Senior Cedrick-Michael Simmons, president of the Student Government Association, said the organization intends to launch a campaign against inequalities and micro-aggressions on campus this semester.
“[Micro-aggressions are] subtle yet consistent indignities that come in the form of comments and behaviors that perpetuate oppressive ideology and oppressive behavior,” Simmons said. “These are intentional or not intentional — it doesn’t matter about intentionality.”
Micro-aggressions can occur against any minority or marginalized group. They can come in the form of insensitive jokes, phrases and assumptions — such as washing dishes being “women’s work,” the phrase “that’s so gay” or saying “I’m not racist; I have black friends,” to downplay a personal bias.
Simmons said while Ithaca College doesn’t have a specific problem with inequalities and injustices, he believes the issues still need to be brought to light, and that the college as a community can do better to be more open-minded and considerate of differences.
“We lose some great minds and some great resources and some great contributions to the classroom because people don’t feel as if the college has their back,” Simmons said. “We can do better as a community to say, ‘Look, we know these things happen. We got your back. How can we help you?’ as opposed to having students suffer in silence.”
Linda Uhll, manager of the Office of Student Disability Services, said she believes the college environment has improved over time with its understanding toward diversity.
“I feel like the college is actually very good in providing resources for students who receive services from our office,” she said. “In the 14 years I’ve been here, I think that definitely has improved, and people are more understanding about both the physical restrictions … as well as the invisible disabilities.”
Sophomore Dominick Recckio, vice president of communications of the SGA, said inequality is a prevalent problem at the college and that the SGA has the ability to address it because of the diversity of students serving in the organization.
“I think that SGA, and especially our executive board, is in a really good position to attack some of these things head-on this semester,” Recckio said. “This is a fairly diverse student government, which brings perspectives to the board that haven’t really been heard before.”
The SGA senators and board members include students of different races, ethnicities, sexual orientations, ages and educational pursuits. Currently, there are 16 men and 12 women serving in the SGA.
In 2012, the college administration conducted a campus-climate survey, which studied the campus community’s overall sense of fairness and inclusion, and the results were expected to be released in Spring 2013, but have yet to be seen. Simmons said he has been asking for the results since he was voted into office but has not had success acquiring them.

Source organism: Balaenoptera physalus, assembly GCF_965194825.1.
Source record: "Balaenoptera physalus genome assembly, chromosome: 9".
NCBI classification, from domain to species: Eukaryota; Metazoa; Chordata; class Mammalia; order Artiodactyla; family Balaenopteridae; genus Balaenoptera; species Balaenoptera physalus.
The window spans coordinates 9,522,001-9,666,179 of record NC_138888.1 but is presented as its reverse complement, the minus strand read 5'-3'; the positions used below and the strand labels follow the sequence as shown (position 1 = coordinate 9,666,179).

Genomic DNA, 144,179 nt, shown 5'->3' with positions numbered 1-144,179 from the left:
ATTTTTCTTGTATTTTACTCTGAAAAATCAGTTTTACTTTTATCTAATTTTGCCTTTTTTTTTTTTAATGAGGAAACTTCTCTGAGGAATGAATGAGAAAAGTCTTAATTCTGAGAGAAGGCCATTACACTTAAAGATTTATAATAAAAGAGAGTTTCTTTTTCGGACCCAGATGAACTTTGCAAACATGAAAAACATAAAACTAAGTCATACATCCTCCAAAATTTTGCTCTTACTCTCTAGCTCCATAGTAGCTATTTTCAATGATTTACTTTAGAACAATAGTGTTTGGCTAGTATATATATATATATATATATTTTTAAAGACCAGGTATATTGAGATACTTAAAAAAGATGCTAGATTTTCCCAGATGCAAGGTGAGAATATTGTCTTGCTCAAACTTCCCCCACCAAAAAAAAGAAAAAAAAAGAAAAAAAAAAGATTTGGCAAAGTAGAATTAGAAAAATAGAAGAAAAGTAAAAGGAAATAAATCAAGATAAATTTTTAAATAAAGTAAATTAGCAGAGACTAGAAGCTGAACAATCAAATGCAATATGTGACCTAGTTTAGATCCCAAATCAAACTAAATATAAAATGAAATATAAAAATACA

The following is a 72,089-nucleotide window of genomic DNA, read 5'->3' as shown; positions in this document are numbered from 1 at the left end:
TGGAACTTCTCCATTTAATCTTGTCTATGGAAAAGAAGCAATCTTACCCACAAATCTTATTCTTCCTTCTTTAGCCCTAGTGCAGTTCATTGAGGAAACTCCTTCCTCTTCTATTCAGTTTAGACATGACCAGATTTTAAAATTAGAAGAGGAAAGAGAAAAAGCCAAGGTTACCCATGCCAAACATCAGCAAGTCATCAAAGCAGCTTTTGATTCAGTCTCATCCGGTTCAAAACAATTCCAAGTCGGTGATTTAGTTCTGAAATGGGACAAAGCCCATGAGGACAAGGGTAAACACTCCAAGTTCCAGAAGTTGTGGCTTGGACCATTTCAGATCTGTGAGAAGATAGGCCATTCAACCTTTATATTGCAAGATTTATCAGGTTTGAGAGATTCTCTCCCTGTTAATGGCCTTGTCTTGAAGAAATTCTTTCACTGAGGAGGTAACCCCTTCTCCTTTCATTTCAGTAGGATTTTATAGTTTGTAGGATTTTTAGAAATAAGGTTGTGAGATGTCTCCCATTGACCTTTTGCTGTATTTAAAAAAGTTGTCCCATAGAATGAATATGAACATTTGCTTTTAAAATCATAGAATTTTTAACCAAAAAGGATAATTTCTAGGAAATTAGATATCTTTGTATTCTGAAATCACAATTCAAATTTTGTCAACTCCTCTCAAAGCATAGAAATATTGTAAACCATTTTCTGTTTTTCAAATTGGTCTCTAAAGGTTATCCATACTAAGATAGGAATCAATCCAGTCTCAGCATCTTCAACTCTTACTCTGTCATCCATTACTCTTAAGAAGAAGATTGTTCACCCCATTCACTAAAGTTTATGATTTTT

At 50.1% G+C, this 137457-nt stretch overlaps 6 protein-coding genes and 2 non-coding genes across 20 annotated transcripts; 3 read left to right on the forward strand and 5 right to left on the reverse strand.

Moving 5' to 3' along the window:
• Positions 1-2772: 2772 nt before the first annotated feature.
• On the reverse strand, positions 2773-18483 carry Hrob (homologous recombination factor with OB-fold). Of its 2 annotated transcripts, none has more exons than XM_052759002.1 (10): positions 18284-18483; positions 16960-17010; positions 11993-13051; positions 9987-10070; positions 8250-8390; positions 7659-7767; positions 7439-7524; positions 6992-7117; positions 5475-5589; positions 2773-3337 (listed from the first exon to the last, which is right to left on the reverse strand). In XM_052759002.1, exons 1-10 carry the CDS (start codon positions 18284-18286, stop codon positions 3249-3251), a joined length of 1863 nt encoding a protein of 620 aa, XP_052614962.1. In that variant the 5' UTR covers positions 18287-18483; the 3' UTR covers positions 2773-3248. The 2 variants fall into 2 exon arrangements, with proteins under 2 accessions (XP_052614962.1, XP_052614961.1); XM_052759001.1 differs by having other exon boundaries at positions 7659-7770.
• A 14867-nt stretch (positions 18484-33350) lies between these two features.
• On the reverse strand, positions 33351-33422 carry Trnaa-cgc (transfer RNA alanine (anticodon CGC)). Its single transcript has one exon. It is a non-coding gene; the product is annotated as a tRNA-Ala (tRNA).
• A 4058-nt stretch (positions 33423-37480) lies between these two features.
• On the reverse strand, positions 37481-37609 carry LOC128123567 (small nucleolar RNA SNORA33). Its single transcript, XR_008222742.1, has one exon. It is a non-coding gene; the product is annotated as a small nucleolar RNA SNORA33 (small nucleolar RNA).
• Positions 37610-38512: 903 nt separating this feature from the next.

According to Mark Coldren, associate vice president for human resources, the college has not yet released the data because the analysis was never completed. However, no explanation has been offered for the delay. Simmons has already expressed his concern that the delay may be a result of the college not knowing how to interpret the data properly.
Simmons said the results of the 2012 campus-climate survey will be helpful to the campaign, and that continued pressure on the administration to publish the results is needed.
“It would provide institutional legitimacy to issues that we’re talking about,” Simmons said. “When you’re talking about sensitive issues as these … it can sometimes come off as, ‘I’m only talking about stuff that’s happening to myself.’ One of the benefits of research is that it allows for highlighting the collective experience.”
Recckio said he would like to create a website along with a video campaign to explain what micro-aggressions are.
Uhll said the SGA’s new initiative will be important for raising awareness about injustices against students and faculty alike.
“I think it’s a great thing to always assess the campus environment and what the attitudes are,” Uhll said. “It’s always important to be aware.”
Simmons said the SGA will build on last semester’s diversity initiatives, like sophomore senator-at-large Kyle James’ push for an LGBTQ studies minor, to also make this semester’s campaign successful. He said James’ initiative is an example of what the SGA is trying to accomplish in this campaign.
“It’s a perfect example of a policy issue that is also connected to social justice,” Simmons said.
Recckio said the SGA’s campaign will stimulate a change in attitudes, awareness and understanding toward diversity on campus by the end of the semester.
“I see us being successful with campaigns on social injustice, walking away having really done a really good job and provided opportunities to … do things that will start to change the culture and landscape of discussions on campus,” Recckio said.